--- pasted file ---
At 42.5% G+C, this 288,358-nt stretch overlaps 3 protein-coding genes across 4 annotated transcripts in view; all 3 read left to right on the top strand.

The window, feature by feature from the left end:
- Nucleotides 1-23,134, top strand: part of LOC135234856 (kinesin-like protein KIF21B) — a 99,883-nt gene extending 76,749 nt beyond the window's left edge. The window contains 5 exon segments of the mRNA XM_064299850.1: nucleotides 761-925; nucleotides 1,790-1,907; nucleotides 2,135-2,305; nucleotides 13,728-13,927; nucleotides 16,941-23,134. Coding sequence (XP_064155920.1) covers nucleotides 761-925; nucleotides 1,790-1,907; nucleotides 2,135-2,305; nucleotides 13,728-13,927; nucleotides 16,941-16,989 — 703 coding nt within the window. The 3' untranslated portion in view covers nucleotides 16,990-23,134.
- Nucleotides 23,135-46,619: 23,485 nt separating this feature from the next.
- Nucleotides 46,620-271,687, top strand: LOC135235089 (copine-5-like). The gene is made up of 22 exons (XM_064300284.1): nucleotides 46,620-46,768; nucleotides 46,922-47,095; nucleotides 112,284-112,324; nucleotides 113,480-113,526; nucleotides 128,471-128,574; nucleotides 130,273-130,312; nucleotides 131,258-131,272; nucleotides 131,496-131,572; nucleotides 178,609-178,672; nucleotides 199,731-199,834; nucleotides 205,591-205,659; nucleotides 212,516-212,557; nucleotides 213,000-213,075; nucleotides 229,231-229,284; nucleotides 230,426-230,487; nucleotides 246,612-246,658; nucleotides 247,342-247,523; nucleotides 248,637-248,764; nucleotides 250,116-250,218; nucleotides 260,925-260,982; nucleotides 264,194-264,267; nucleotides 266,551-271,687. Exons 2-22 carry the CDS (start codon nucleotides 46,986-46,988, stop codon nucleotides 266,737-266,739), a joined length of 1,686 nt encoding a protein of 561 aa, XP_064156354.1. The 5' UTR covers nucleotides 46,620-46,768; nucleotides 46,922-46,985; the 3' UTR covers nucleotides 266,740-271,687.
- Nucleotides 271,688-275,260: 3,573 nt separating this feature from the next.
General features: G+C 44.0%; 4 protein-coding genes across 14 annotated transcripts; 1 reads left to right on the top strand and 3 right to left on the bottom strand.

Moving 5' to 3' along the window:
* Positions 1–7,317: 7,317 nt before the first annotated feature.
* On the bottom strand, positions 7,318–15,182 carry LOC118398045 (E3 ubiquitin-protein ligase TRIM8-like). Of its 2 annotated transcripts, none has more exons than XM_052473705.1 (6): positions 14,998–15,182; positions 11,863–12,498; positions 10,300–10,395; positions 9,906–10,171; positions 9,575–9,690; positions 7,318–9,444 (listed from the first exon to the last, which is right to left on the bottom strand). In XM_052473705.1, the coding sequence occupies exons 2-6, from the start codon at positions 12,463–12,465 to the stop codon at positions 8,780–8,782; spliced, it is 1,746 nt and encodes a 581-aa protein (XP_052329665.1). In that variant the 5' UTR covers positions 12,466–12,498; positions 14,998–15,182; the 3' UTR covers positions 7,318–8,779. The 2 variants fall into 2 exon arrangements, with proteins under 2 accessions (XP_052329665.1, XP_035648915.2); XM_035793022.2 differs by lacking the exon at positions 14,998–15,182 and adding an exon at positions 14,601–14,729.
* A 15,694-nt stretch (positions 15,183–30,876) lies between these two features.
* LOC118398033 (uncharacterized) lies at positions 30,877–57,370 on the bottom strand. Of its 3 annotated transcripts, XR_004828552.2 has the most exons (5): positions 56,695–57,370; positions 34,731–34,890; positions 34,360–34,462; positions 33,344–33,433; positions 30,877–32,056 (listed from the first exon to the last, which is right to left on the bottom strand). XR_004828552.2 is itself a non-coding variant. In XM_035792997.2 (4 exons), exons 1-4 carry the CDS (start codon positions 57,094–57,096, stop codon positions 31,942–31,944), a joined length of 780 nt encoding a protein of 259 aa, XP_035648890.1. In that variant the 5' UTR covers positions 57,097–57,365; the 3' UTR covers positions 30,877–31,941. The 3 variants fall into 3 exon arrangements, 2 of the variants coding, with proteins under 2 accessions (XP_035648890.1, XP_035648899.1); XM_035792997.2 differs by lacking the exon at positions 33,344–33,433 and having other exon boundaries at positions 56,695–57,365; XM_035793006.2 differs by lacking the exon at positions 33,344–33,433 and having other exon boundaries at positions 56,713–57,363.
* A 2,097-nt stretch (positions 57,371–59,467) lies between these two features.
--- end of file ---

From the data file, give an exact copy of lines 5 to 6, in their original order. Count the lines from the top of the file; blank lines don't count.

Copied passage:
- Nucleotides 46,620-271,687, top strand: LOC135235089 (copine-5-like). The gene is made up of 22 exons (XM_064300284.1): nucleotides 46,620-46,768; nucleotides 46,922-47,095; nucleotides 112,284-112,324; nucleotides 113,480-113,526; nucleotides 128,471-128,574; nucleotides 130,273-130,312; nucleotides 131,258-131,272; nucleotides 131,496-131,572; nucleotides 178,609-178,672; nucleotides 199,731-199,834; nucleotides 205,591-205,659; nucleotides 212,516-212,557; nucleotides 213,000-213,075; nucleotides 229,231-229,284; nucleotides 230,426-230,487; nucleotides 246,612-246,658; nucleotides 247,342-247,523; nucleotides 248,637-248,764; nucleotides 250,116-250,218; nucleotides 260,925-260,982; nucleotides 264,194-264,267; nucleotides 266,551-271,687. Exons 2-22 carry the CDS (start codon nucleotides 46,986-46,988, stop codon nucleotides 266,737-266,739), a joined length of 1,686 nt encoding a protein of 561 aa, XP_064156354.1. The 5' UTR covers nucleotides 46,620-46,768; nucleotides 46,922-46,985; the 3' UTR covers nucleotides 266,740-271,687.
- Nucleotides 271,688-275,260: 3,573 nt separating this feature from the next.